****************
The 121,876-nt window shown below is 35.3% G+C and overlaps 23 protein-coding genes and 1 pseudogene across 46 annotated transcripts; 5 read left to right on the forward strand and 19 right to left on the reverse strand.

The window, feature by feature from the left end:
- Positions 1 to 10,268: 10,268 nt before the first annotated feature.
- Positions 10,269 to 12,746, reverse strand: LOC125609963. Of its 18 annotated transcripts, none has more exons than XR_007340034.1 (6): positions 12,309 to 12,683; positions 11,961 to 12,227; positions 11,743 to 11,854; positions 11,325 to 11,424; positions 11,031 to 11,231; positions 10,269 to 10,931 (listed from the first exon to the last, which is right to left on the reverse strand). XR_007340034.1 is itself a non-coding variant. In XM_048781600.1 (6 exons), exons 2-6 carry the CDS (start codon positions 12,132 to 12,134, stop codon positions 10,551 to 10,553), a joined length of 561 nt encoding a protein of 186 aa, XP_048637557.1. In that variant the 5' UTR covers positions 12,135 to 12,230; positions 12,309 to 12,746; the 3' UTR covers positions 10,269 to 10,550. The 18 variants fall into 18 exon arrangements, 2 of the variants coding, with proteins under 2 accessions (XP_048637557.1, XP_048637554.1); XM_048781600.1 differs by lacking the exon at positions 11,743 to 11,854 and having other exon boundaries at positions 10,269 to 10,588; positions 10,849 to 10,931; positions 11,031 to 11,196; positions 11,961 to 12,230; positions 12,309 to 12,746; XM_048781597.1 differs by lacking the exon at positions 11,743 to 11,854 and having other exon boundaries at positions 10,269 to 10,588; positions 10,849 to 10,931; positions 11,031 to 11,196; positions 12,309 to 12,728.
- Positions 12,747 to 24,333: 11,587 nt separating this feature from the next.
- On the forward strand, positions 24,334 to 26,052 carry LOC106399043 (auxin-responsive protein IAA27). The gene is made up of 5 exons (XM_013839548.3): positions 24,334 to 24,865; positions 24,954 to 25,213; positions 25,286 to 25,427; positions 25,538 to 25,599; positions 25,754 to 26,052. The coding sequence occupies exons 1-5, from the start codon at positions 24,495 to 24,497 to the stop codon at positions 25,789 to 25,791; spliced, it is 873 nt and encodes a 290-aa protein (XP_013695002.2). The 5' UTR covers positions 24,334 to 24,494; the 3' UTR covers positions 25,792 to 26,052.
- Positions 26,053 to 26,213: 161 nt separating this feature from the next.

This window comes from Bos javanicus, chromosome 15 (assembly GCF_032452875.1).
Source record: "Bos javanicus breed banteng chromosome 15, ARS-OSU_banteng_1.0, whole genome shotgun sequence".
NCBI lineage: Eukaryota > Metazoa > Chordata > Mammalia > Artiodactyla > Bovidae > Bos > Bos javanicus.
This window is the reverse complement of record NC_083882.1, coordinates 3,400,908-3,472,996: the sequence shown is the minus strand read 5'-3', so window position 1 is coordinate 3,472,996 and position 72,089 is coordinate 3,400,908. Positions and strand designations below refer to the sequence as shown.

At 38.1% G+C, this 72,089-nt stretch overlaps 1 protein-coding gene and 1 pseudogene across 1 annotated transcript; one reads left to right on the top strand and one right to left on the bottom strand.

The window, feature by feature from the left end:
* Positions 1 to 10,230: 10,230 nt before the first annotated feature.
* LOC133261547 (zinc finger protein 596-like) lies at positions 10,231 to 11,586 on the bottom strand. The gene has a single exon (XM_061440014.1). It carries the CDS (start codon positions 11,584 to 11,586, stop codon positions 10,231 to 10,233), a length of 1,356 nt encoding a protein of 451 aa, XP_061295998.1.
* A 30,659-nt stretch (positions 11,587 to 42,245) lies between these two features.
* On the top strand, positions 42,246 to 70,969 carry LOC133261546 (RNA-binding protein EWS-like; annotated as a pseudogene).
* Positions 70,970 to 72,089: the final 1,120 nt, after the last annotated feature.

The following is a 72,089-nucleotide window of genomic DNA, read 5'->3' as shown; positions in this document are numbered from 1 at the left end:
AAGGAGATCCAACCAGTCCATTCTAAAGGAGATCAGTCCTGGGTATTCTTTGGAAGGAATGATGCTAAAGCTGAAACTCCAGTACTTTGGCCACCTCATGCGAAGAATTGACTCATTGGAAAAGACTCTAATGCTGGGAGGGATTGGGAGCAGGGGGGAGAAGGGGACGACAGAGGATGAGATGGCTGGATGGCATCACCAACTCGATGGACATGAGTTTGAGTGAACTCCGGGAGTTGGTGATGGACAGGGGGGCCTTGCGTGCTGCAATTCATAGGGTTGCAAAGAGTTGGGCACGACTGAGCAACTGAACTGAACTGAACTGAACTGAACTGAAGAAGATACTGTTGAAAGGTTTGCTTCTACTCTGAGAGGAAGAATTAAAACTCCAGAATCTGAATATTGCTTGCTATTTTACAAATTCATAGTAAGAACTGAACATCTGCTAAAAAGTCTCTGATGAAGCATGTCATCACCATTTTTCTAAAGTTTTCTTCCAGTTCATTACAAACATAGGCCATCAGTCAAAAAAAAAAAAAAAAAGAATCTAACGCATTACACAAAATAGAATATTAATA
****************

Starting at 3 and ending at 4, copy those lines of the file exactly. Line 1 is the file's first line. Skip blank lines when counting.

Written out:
- Positions 1 to 10,268: 10,268 nt before the first annotated feature.
- Positions 10,269 to 12,746, reverse strand: LOC125609963. Of its 18 annotated transcripts, none has more exons than XR_007340034.1 (6): positions 12,309 to 12,683; positions 11,961 to 12,227; positions 11,743 to 11,854; positions 11,325 to 11,424; positions 11,031 to 11,231; positions 10,269 to 10,931 (listed from the first exon to the last, which is right to left on the reverse strand). XR_007340034.1 is itself a non-coding variant. In XM_048781600.1 (6 exons), exons 2-6 carry the CDS (start codon positions 12,132 to 12,134, stop codon positions 10,551 to 10,553), a joined length of 561 nt encoding a protein of 186 aa, XP_048637557.1. In that variant the 5' UTR covers positions 12,135 to 12,230; positions 12,309 to 12,746; the 3' UTR covers positions 10,269 to 10,550. The 18 variants fall into 18 exon arrangements, 2 of the variants coding, with proteins under 2 accessions (XP_048637557.1, XP_048637554.1); XM_048781600.1 differs by lacking the exon at positions 11,743 to 11,854 and having other exon boundaries at positions 10,269 to 10,588; positions 10,849 to 10,931; positions 11,031 to 11,196; positions 11,961 to 12,230; positions 12,309 to 12,746; XM_048781597.1 differs by lacking the exon at positions 11,743 to 11,854 and having other exon boundaries at positions 10,269 to 10,588; positions 10,849 to 10,931; positions 11,031 to 11,196; positions 12,309 to 12,728.